William and Mary Maundy Coin

This coin was issued specifically as Maundy money as part of the Royal Maundy ceremony. The King and Queen would have handed these out personally to the elderly at a Church in London at the Maundy service, which in 1693 took place on March 26th, four days before Easter Sunday. The monarchs would have handed out a number of coins corresponding to their ages, William distributing to men, and Mary to women. The design of these coins was created by William and Mary and has remained mostly the same to modern day. This one may have been pierced so that it could be strung and worn, keeping the coins secure and close to the owner. Although these coins are technically legal tender, they do not often circulate today due to their collectible value.

On the obverse side, the legend reads: MARIA . D . G . GVLIEMVS (“William and Mary by the Grace of God”) surrounding conjoined laureate portraits of King William and Queen Mary.

The reverse side includes the year, 1693 at the top of the legend, with the letters reading: MAG . BR. FR . ET . HIB . REX . ET . REGINA (“King and Queen of Great Britain France and Ireland) surrounding a crowned number 1, indicating the value, 1 pence. The coins are made in different values, ranging from 1 to 4 pence.

Although it may never been truly known how this coin came to Jamestown, it seems possible that James Blair, the founder of the College of William and Mary attended the Maundy Thursday service in London in 1693. Although not elderly at the time (he was only 38 years old), perhaps he obtained this Maundy coin there, and carried it with him across the Atlantic to Virginia. Blair received the charter for the College of William and Mary from the Crown in person in Britain on February 8th 1693. He then did other business in London for a while, and eventually sailed for Virginia out of Portsmouth on March 29th, 1693, Easter Sunday.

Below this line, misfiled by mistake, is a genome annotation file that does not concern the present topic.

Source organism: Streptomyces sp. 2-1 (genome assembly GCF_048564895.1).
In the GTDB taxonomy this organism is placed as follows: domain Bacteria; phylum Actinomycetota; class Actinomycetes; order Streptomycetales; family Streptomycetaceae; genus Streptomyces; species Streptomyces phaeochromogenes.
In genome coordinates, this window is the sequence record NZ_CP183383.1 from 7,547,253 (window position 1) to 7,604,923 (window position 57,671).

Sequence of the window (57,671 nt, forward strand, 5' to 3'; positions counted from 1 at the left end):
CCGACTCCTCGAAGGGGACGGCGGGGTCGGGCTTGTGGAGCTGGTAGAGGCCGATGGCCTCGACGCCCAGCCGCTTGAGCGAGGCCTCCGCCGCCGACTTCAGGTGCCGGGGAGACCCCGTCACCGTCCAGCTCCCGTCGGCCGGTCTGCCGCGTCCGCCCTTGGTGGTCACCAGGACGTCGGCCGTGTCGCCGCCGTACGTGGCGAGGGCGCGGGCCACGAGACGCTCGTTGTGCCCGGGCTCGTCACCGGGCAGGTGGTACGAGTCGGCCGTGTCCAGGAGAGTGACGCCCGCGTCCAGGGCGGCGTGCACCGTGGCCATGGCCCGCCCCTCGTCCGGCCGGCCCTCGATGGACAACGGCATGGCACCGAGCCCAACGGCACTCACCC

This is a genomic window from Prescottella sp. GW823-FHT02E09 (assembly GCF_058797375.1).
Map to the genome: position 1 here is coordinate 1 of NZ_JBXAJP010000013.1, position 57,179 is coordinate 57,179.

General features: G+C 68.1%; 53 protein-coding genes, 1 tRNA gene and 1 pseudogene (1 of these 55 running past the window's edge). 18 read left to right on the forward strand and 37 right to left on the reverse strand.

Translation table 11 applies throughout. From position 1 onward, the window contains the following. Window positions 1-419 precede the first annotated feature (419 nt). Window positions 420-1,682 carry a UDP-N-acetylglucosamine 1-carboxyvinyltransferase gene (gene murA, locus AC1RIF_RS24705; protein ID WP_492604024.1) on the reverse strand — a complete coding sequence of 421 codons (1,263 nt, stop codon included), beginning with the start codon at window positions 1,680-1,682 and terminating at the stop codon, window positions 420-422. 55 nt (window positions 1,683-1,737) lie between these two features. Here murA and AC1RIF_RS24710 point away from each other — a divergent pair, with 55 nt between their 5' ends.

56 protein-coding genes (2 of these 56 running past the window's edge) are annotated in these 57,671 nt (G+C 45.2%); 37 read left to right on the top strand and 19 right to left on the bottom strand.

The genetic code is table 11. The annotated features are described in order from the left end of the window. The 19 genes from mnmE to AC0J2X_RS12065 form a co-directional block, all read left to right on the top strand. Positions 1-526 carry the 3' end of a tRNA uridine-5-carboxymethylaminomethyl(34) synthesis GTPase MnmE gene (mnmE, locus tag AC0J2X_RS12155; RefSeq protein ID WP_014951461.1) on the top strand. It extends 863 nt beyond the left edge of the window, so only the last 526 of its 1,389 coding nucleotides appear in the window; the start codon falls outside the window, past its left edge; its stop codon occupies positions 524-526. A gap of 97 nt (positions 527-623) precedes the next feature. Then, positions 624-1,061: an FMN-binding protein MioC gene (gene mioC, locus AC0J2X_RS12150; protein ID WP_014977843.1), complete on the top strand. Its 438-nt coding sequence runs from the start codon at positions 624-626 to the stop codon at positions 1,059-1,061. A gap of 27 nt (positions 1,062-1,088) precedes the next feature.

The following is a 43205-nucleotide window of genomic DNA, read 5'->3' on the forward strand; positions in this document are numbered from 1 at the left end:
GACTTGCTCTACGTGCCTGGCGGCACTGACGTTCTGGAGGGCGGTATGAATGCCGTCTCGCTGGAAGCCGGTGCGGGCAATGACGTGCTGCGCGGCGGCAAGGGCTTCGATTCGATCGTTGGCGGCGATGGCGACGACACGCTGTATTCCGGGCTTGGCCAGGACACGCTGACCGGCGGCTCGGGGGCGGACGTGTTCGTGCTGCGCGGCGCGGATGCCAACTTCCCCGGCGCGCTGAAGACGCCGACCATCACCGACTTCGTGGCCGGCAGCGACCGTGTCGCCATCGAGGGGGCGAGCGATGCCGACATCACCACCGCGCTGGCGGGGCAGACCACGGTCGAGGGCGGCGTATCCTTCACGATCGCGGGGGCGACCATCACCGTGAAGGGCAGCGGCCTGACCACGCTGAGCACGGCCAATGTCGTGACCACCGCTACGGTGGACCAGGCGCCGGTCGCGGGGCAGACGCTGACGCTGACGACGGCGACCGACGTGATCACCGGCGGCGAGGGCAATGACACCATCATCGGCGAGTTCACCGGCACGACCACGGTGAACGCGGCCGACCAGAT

The College of William and Mary began to celebrate their Charter day in 1937, and continues to do so today. The College is the second oldest institution of higher learning in the United States, and was founded just before the capitol of Virginia moved from Jamestown to Williamsburg. On October 10th, 1693, the General Assembly met at Jamestown under Governor Sir Edmund Andros. Act III of the laws of that meeting determined the location of the future College. The Act acknowledges the recent charter, and describes that the governor, council, and burgesses of the assembly agreed that the College would be built at Middle Plantation, near the church that already stood there. This church is Bruton Parish, which is still in operation today. Perhaps Blair attended the October 10th meeting at Jamestown to announce his success in establishing the College of William and Mary to the Virginia Legislature. As he made his way to the statehouse, this coin fell from his pocket, only to be found by archaeologists more than 300 years later.